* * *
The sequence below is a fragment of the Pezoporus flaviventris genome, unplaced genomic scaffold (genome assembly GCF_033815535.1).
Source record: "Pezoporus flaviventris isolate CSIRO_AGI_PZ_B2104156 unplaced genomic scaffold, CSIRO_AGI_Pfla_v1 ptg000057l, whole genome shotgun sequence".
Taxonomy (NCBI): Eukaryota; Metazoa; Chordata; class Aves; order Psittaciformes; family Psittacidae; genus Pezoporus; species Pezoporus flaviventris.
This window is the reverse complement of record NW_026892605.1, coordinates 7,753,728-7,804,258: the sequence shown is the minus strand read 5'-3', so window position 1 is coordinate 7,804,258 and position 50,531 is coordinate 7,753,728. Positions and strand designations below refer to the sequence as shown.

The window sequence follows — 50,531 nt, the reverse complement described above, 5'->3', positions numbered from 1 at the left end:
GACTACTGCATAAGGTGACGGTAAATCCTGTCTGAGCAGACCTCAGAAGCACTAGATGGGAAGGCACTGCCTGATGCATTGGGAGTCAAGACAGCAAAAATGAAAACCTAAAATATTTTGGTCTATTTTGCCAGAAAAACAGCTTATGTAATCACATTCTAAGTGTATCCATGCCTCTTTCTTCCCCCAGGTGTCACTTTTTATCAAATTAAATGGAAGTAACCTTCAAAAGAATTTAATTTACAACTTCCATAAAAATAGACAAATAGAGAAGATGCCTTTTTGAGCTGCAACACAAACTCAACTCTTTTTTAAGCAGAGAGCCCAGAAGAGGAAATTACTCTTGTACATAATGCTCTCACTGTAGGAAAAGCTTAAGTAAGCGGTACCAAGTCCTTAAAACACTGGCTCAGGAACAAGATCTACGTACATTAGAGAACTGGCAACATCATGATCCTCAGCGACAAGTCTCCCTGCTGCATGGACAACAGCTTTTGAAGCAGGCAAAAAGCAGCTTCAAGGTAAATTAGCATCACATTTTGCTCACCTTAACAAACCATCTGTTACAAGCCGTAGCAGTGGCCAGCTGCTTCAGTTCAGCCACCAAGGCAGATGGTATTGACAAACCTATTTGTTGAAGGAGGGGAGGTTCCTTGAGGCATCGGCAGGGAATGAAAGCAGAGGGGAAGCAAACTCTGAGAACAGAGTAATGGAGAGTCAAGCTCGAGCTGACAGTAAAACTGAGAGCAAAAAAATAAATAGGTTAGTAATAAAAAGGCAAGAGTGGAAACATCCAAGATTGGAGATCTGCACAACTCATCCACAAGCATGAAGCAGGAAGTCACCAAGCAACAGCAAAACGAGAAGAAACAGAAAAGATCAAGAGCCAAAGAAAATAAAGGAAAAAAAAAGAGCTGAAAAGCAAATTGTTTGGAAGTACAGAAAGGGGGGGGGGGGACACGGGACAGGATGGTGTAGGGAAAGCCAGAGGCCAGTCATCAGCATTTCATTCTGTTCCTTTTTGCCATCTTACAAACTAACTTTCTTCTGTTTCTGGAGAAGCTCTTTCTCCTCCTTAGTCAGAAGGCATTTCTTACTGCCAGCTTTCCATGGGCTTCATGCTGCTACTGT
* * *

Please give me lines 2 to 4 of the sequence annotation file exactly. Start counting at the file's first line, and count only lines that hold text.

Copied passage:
Source record: "Pezoporus flaviventris isolate CSIRO_AGI_PZ_B2104156 unplaced genomic scaffold, CSIRO_AGI_Pfla_v1 ptg000057l, whole genome shotgun sequence".
Taxonomy (NCBI): Eukaryota; Metazoa; Chordata; class Aves; order Psittaciformes; family Psittacidae; genus Pezoporus; species Pezoporus flaviventris.
This window is the reverse complement of record NW_026892605.1, coordinates 7,753,728-7,804,258: the sequence shown is the minus strand read 5'-3', so window position 1 is coordinate 7,804,258 and position 50,531 is coordinate 7,753,728. Positions and strand designations below refer to the sequence as shown.